No sooner had we heard of the dreadful Manchester Arena bombing and before either the identity of the bomber or the number of dead were known, cries of “something must be done” echoed across social media and the airwaves. Katie Hopkins, the Mail Online columnist, called for “a final solution”, a tweet that was rapidly deleted, presumably after she remembered (or somebody explained to her) its connotations. The Telegraph columnist Allison Pearson wanted “a State of Emergency as France has” and “internment of thousands of terror suspects”, apparently unaware that the Nice attack, killing 86, happened after that emergency was declared and that nobody has been interned anyway.

It cannot be said too often that such responses play into terrorists’ hands, particularly if Isis was behind the Manchester bombing. The group’s aim is to convince Muslims in the West that they and their families cannot live in peace with the in-fidel and will be safe only if they join the group in establishing a caliphate. Journalists, striving for effect, often want to go beyond ­banal expressions of sympathy for ­victims. (It’s a mistake I, too, have sometimes made.) But occasionally the banal is the appropriate response.

Pity begins at home

Mark Twain, writing about the “terror” that followed the French Revolution and brought “the horror of swift death”, observed that there was another, older and more widespread, terror that brought “lifelong death from hunger, cold, insult, cruelty and heartbreak”. The first, he wrote, we had been “diligently taught to shiver and mourn over”; the other we had never learned to see “in its vastness or pity as it deserves”.

That is true: more children across the world die each day from hunger or disease than could ever be killed in a terror attack. We should not forget them. Nor should we forget that the numbers killed in terrorist attacks in, for example, Baghdad far outnumber those killed in all European attacks of our times combined. In an age of globalisation, we should be more cosmopolitan in our sympathies but the immediacy of 24-hour news make us less so.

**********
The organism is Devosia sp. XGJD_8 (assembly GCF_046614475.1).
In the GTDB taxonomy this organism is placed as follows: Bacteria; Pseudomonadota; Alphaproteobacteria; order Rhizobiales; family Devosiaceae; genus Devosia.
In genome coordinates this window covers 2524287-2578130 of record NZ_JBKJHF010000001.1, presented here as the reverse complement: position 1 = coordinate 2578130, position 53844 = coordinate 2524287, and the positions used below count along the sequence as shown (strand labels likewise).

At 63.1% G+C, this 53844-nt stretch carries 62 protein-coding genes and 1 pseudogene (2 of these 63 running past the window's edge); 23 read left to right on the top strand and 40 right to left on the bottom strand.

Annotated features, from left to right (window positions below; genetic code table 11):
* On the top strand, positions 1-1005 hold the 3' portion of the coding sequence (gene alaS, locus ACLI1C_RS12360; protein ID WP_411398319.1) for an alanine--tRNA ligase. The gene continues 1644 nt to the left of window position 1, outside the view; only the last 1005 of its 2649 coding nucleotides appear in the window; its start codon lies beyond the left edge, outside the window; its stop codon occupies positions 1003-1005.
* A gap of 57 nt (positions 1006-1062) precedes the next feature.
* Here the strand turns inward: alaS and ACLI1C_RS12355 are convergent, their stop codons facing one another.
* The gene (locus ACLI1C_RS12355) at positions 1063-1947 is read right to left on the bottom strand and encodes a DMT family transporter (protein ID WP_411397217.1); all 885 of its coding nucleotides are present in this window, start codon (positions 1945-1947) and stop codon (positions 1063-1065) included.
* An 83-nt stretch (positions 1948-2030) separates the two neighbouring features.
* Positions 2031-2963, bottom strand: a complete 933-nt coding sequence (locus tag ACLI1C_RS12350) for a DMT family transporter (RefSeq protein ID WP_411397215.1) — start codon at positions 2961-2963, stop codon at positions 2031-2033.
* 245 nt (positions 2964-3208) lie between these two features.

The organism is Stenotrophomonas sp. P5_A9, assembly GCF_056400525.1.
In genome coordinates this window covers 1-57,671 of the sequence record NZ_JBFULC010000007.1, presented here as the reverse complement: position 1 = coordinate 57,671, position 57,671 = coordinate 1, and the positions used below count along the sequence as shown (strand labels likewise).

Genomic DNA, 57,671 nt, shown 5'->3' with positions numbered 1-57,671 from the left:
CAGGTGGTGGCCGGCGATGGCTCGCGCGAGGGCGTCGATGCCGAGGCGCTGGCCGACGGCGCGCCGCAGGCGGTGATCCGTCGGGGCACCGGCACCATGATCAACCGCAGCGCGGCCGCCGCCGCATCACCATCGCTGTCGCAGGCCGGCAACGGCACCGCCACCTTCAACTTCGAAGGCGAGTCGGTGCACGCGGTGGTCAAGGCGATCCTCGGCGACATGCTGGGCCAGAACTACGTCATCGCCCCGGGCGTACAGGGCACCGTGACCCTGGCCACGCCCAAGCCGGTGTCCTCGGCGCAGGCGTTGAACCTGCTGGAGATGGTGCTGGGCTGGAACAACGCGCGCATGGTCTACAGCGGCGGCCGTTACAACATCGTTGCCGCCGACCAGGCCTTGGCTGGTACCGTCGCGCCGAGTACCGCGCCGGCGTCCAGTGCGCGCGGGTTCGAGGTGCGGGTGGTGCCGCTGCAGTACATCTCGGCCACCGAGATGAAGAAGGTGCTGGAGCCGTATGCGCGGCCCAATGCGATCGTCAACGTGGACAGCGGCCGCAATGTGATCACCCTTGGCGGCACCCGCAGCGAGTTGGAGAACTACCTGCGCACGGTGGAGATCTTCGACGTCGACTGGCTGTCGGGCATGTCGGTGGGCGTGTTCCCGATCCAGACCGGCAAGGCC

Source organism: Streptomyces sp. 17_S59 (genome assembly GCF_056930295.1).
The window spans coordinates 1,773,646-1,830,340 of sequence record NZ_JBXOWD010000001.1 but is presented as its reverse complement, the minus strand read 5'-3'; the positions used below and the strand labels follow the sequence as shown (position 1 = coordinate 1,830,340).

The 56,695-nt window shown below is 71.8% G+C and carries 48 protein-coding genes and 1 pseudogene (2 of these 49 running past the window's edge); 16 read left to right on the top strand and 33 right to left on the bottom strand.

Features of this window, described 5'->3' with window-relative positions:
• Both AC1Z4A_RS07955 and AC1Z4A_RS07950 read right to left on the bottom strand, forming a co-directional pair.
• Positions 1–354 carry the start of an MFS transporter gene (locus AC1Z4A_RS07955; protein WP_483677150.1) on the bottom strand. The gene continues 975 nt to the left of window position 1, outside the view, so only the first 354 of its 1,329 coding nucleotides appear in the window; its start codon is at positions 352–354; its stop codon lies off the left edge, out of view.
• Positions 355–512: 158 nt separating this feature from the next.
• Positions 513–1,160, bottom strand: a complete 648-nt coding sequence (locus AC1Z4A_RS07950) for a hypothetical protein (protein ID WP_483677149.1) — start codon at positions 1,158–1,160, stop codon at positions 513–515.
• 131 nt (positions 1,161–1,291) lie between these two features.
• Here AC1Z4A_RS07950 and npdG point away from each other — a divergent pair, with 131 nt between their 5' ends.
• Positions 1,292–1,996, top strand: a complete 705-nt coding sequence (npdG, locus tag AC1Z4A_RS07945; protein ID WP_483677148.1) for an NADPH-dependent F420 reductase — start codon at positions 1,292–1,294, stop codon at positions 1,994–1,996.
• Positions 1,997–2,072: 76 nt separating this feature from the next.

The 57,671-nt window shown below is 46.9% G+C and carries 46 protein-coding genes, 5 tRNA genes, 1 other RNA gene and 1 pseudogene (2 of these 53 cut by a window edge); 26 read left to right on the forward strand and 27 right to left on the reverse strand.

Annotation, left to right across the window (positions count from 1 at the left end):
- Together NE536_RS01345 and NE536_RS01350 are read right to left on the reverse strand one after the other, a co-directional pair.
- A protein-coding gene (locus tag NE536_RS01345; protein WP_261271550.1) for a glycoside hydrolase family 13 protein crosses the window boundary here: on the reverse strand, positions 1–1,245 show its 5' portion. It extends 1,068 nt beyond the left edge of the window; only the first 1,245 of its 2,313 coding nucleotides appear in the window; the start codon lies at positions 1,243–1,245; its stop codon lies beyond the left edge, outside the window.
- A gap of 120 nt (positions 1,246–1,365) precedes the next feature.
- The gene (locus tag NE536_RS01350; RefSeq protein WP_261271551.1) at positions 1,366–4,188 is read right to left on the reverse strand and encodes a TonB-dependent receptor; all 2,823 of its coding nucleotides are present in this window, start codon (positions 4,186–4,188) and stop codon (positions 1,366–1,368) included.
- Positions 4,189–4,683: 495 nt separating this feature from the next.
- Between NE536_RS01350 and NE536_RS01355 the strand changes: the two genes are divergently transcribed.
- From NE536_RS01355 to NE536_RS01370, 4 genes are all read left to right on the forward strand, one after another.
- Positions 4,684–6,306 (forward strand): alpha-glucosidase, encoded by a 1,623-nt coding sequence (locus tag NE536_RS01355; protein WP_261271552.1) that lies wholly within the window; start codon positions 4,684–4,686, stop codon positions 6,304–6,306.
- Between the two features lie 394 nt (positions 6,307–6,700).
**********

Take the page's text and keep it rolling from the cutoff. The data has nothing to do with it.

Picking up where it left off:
When all is said and done, however, pity, like charity, begins at home. We naturally grieve most over those with whom we share a country and a way of life. Most of us have been to concerts and some readers will have been to one at the Manchester Arena. We or our children could have been present.

Cheers from Highgate Cemetery

What a shame that Theresa May modified the Tory manifesto’s proposals on social care. For a few giddy days, she was proposing the most steeply progressive (or confiscatory, as the Tories would normally say) tax in history. True, it was only for those unfortunate enough to suffer conditions such as dementia, but the principle is what counts. It would have started at zero for those with assets of less than £100,000, 20 per cent for those with £120,000, 50 per cent for those worth £200,000, 99 per cent with those with £10m and so on, ad infinitum. Karl Marx would have been cheering from Highgate Cemetery.